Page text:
in the feature film industry and Haunschild (2003) in repertory
theatres, and Weissman (2011) and Armstrong (2013) on musi-
cal careers. We refer to DeFillippi (2015) for an overview of the
work on careers in creative and cultural industries.
One of the key career challenges of every freelancer,
regardless of industry, is how to cope with the tendency to type-
cast (e.g., Zuckerman et al., 2003). This is the tendency of hiring
organizations to prefer professionals with similar prior experience
and an unambiguous career path (Jones, 2002). O’Mahony &
Bechky (2006) argue that freelancers face a career progression
paradox. While learning is central to their livelihood as knowl-
edge workers, hiring organizations do prefer one-trick ponies
with extensive experience in one key area. Freelancers recon-
cile this career progression paradox by pursuing “stretchwork”.
O’Mahony & Bechky (2006, p. 924) define stretchwork as:
“work that largely fits with an individual’s previous work experi-
ence but introduces a small novel element that extends his or her
skills in a new direction.” Stretchwork facilitates freelanc-
ers to obtain new knowledge, skills and abilities, which later on
can be marketed as relevant experience, so extending the
portfolio of what they have on offer.
This implies that freelancers require projects with some
degree of novelty, whilst hiring organizations do largely
prefer those individuals who demonstrated extensive experience
and commitment in a certain field of (rather narrow) speciali-
zation. The hiring organizations expect freelancers with a high
degree of specialization to do a better job. This tendency to hire
specialist experts only may not motivate freelancers to do their
utmost best for the hiring organization, notwithstanding the
fact that learning and overcoming challenges are crucial to both
their happiness (Csikszentmihalyi & Csikzentmihaly, 1991)
as well as their careers (Leung, 2014). Freelancers may retali-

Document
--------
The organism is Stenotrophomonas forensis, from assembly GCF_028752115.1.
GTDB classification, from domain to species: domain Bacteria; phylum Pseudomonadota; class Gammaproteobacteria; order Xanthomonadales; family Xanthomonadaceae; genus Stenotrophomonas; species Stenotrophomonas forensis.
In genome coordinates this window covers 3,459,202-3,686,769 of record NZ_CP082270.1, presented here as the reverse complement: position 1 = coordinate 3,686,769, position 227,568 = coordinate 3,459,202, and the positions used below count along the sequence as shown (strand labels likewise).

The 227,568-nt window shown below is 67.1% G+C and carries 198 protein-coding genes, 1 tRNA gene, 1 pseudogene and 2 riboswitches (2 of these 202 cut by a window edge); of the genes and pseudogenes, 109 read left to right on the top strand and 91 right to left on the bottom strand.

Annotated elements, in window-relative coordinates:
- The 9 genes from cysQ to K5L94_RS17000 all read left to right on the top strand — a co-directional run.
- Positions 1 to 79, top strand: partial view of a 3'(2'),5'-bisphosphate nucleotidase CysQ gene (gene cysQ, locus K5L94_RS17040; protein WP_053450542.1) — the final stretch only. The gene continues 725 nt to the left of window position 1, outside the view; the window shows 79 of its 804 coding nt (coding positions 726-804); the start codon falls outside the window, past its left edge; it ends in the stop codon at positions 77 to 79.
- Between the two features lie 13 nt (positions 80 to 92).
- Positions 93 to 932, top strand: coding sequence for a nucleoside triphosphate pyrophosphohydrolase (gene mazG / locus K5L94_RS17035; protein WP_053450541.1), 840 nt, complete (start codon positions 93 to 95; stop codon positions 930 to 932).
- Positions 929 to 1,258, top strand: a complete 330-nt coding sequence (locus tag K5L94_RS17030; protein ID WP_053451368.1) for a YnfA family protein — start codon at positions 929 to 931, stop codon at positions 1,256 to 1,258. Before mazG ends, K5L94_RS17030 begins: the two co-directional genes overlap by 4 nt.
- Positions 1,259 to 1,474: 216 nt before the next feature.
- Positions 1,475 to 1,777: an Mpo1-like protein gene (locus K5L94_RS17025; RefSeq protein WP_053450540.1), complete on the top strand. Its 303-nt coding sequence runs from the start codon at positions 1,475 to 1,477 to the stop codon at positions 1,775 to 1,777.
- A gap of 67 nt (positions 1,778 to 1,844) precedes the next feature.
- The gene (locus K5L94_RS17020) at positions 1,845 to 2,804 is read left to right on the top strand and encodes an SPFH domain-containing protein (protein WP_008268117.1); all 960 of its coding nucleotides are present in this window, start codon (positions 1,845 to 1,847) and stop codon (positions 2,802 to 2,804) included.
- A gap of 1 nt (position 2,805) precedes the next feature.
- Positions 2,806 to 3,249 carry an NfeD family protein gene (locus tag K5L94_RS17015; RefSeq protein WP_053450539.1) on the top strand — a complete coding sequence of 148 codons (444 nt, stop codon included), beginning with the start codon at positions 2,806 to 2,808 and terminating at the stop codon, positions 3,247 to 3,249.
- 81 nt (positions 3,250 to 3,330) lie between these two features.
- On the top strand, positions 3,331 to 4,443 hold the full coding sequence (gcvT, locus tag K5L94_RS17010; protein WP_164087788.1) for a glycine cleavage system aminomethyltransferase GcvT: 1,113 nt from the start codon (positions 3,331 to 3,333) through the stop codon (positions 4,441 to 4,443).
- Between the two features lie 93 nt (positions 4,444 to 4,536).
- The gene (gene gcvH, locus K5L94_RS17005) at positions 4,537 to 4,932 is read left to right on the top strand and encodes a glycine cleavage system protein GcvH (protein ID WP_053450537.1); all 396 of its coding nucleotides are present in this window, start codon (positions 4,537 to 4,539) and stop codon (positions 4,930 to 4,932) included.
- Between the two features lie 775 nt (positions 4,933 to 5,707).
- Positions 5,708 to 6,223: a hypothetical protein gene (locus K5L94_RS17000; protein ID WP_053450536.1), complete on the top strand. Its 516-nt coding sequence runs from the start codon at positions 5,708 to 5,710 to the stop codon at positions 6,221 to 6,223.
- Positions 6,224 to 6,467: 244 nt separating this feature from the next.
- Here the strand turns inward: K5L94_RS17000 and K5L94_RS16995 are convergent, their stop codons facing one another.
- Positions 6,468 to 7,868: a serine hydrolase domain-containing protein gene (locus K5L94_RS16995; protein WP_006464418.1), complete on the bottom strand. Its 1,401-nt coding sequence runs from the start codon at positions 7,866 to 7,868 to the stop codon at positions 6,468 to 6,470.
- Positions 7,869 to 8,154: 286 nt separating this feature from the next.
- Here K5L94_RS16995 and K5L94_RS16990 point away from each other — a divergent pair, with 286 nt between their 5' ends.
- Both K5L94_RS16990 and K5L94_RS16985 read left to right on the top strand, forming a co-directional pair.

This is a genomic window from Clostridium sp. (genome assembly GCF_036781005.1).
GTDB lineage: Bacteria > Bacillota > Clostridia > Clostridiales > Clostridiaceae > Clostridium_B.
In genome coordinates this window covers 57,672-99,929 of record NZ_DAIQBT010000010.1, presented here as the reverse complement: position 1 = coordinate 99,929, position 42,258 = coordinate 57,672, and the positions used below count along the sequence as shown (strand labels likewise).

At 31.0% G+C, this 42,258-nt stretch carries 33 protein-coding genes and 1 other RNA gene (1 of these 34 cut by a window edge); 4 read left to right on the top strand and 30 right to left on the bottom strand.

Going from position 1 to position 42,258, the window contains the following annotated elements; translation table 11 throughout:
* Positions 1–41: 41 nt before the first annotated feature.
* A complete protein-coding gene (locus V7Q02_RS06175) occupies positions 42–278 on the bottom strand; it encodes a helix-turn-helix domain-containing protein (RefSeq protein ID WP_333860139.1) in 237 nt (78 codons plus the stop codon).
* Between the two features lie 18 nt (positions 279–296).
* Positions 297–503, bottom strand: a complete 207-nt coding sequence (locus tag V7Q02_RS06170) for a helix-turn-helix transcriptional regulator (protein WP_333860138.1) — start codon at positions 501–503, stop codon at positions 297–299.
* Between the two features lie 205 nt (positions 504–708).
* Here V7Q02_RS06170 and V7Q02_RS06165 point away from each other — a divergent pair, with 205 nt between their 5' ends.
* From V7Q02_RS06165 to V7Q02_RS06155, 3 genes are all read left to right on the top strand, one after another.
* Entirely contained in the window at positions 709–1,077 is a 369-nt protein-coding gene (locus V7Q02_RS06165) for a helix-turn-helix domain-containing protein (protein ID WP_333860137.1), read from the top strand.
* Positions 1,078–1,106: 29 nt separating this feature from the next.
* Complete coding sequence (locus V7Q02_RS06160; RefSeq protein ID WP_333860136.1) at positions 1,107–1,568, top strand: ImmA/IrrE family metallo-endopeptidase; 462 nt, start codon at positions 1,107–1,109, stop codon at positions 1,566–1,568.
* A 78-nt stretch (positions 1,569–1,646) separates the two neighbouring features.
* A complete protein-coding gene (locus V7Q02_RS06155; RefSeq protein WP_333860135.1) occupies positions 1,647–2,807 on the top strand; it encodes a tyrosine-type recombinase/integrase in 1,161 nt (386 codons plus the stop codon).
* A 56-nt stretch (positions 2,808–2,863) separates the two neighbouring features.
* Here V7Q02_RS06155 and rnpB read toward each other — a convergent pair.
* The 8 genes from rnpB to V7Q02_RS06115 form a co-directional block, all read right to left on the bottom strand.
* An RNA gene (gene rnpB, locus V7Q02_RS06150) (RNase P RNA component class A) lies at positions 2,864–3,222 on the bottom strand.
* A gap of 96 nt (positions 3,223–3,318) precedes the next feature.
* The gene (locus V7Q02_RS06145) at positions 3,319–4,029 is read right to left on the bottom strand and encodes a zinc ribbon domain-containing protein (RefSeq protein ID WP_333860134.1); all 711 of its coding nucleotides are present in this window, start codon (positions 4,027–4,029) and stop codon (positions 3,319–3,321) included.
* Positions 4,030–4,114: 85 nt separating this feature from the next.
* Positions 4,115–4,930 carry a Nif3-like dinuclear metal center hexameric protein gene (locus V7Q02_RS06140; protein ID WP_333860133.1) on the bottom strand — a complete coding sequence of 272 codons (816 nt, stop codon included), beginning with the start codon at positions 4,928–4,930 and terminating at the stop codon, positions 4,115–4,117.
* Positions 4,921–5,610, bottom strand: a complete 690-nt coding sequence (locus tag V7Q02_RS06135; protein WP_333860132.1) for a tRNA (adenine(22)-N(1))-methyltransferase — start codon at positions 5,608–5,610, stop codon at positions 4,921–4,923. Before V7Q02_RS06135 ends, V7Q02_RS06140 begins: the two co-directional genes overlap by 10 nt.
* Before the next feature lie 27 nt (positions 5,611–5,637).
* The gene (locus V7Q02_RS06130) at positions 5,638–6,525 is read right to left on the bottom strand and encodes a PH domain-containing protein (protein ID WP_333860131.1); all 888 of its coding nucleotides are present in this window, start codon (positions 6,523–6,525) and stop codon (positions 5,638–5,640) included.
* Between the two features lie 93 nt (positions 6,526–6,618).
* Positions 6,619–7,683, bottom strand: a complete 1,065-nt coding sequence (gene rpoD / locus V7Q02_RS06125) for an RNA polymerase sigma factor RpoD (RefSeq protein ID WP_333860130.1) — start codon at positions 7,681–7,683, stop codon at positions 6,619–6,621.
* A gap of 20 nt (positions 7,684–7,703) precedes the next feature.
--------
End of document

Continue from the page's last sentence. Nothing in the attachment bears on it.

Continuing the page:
ate by ‘not going the extra mile’, but by only delivering what is
agreed upon – and not by providing anything else or something
extra. In terms of psychological contracts (Rousseau, 1990), one
may argue that the hiring organization signals a purely transac-
tional contract by offering no developmental possibilities, and
by only looking for the perfect project-person fit. The freelancer
accepts this transactional proposal by offering just the required
services, and nothing more. While this ‘contract’ may be
suitable for many gigs, one may argue that this will hamper the
essence of why freelancers are brought in: transferring their
external expert knowledge to the organization and bringing the
organization to the next level.
Mutual beneficial relations: buyer–supplier relations versus
employee relations
In this study, we do not examine the career path of freelanc-
ers, but we rather focus on features of the gigs: i.e., (temporary)
projects performed for hiring organizations by an external work-
force. Under which conditions do these gigs lead to innova-
tion for the organization, and growth and development for the
freelancer? That is, when are these gigs beneficial for both worker
(i.e., freelancer) and (hiring) organization? As is almost always
the case with studies on freelancers, much inspiration can be
found in two sources: the literature on employees and the lit-
erature on entrepreneurs, as the freelancer is a hybrid with both
employee and entrepreneurial features (see van den Born &
van Witteloostuijn, 2013). In this instance, we can build on the
literature on employment relations, on the one hand, and that
on buyer-supplier relations, on the other hand. Together, both
strands of literature can provide a good starting point for this
study.
Interestingly, both the literature on buyer–supplier relation-
ships and that on employee relations distinguish between ‘close’
versus ‘distant’ (or ‘arms-length’) types of relations. For instance,
Wuyts & Geyskens (2005) study the formation of buyer–supplier
relations and the conditions under which close relationships
are formed, as well as when detailed contracts are drawn.
This is not so different from human resource management
models such as those of Tsui et al. (1997) or Lepak & Snell
(1999), distinguishing between internal developing and exter-
nal contracting, or the psychological contract literature that
differentiates between relational and transactional relationships.